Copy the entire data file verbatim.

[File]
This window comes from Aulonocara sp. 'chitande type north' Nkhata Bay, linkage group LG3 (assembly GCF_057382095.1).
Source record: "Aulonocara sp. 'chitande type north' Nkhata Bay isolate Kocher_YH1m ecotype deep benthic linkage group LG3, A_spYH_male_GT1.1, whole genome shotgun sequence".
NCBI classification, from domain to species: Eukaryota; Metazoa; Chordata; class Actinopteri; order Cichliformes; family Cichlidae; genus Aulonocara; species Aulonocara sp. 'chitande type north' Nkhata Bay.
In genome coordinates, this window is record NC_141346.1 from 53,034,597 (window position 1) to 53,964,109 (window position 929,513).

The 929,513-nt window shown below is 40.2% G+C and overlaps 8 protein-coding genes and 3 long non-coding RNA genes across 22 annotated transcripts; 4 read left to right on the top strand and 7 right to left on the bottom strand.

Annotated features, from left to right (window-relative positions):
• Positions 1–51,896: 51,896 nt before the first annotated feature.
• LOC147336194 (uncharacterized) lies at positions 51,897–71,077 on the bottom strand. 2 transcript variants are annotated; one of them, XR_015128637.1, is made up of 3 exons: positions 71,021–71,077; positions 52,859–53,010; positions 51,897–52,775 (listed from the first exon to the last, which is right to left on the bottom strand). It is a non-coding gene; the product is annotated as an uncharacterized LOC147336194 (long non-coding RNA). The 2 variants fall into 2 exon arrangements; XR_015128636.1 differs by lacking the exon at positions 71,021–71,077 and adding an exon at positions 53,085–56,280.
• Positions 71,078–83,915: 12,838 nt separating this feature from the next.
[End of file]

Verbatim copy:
This window comes from Aulonocara sp. 'chitande type north' Nkhata Bay, linkage group LG3 (assembly GCF_057382095.1).
Source record: "Aulonocara sp. 'chitande type north' Nkhata Bay isolate Kocher_YH1m ecotype deep benthic linkage group LG3, A_spYH_male_GT1.1, whole genome shotgun sequence".
NCBI classification, from domain to species: Eukaryota; Metazoa; Chordata; class Actinopteri; order Cichliformes; family Cichlidae; genus Aulonocara; species Aulonocara sp. 'chitande type north' Nkhata Bay.
In genome coordinates, this window is record NC_141346.1 from 53,034,597 (window position 1) to 53,964,109 (window position 929,513).

The 929,513-nt window shown below is 40.2% G+C and overlaps 8 protein-coding genes and 3 long non-coding RNA genes across 22 annotated transcripts; 4 read left to right on the top strand and 7 right to left on the bottom strand.

Annotated features, from left to right (window-relative positions):
• Positions 1–51,896: 51,896 nt before the first annotated feature.
• LOC147336194 (uncharacterized) lies at positions 51,897–71,077 on the bottom strand. 2 transcript variants are annotated; one of them, XR_015128637.1, is made up of 3 exons: positions 71,021–71,077; positions 52,859–53,010; positions 51,897–52,775 (listed from the first exon to the last, which is right to left on the bottom strand). It is a non-coding gene; the product is annotated as an uncharacterized LOC147336194 (long non-coding RNA). The 2 variants fall into 2 exon arrangements; XR_015128636.1 differs by lacking the exon at positions 71,021–71,077 and adding an exon at positions 53,085–56,280.
• Positions 71,078–83,915: 12,838 nt separating this feature from the next.